A cinematic tasting menu consisting entirely of amuse-bouches. After two hours of such tidbits the palate is sated. But if there is no need for a main course, you still leave feeling vaguely disappointed at not being served one.
    • 66 Metascore
    • 50 Stephen Holden
    With its dearth of substance and its wandering focus, this is a middlebrow bodice-ripper posing as an epic that hasn’t the foggiest idea of what it wants to say.
    • 65 Metascore
    • 50 Stephen Holden
    Retooled into a sleek pop fable that doesn't bother to connect all its dots, the movie aspires to fuse the mystical intellectual gamesmanship of "2001: A Space Odyssey" with the love-beyond-the-grave romantic schmaltz of "Titanic," without losing its cool. It's a tricky balancing act that doesn't quite come off.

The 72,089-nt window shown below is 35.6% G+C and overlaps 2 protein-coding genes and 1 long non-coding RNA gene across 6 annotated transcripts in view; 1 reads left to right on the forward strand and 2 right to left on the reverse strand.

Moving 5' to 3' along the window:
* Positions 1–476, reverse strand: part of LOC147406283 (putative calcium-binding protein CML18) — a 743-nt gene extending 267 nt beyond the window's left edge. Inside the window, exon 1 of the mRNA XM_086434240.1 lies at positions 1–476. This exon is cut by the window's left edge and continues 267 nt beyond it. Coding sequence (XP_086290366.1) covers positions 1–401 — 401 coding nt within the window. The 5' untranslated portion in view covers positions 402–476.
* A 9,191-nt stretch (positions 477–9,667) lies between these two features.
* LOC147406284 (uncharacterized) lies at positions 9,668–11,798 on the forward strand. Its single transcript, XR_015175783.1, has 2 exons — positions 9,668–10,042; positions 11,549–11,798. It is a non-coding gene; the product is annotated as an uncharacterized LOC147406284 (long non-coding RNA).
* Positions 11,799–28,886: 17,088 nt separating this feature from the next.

• 65 Metascore
    • 60 Stephen Holden
    Quietly inflammatory film.
    • 65 Metascore
    • 50 Stephen Holden
    West, for all its intensity, becomes too bogged down in detail to be as strong as it might have been.
    • 65 Metascore
    • 60 Stephen Holden
    The wonder is that The Great Debaters transcends its own simplifying and manipulative ploys; it radiates nobility of spirit.
    • 65 Metascore
    • 50 Stephen Holden
    Ms. Montenegro's rough-hewn integrity is the one quality that ennobles The Other Side of the Street, an otherwise confused mixture of cat-and-mouse thriller and sentimental old folks' love story that is well below the level of "Central Station."
    • 65 Metascore
    • 60 Stephen Holden
    Probably the first romantic drama ever narrated by a smelly dead fish.
    • 65 Metascore
    • 60 Stephen Holden
    The movie jolts you with the realization that the AIDS epidemic and the public debate about such issues have retreated so far under the news radar as to be half-forgotten.
    • 65 Metascore
    • 50 Stephen Holden
    Despite the humanity and courage exhibited by the members of Exit, the film is inescapably grim.
    • 65 Metascore
    • 60 Stephen Holden